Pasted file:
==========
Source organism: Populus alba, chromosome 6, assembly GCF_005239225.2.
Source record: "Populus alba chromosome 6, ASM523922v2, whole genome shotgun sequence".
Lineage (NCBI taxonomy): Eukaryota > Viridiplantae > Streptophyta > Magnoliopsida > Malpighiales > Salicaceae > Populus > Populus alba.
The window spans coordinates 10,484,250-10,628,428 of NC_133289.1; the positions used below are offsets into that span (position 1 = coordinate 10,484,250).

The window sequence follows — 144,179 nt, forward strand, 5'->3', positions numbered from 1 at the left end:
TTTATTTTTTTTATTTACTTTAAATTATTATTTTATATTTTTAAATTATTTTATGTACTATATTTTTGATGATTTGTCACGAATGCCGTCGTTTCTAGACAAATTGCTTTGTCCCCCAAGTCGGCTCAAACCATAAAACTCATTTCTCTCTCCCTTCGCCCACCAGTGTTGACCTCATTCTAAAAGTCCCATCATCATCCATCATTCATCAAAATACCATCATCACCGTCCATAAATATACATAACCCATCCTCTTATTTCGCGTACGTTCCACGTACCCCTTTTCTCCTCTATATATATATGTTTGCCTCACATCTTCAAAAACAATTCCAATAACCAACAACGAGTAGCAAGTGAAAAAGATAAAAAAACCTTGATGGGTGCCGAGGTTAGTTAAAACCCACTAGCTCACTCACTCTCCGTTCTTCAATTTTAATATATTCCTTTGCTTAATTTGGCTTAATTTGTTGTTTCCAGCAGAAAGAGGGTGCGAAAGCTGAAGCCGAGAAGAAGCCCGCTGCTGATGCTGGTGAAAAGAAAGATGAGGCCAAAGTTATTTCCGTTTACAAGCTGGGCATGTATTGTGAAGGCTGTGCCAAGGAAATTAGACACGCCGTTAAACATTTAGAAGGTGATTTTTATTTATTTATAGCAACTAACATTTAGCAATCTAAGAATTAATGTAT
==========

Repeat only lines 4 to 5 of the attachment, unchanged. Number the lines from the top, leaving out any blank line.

The window spans coordinates 10,484,250-10,628,428 of NC_133289.1; the positions used below are offsets into that span (position 1 = coordinate 10,484,250).

The window sequence follows — 144,179 nt, forward strand, 5'->3', positions numbered from 1 at the left end: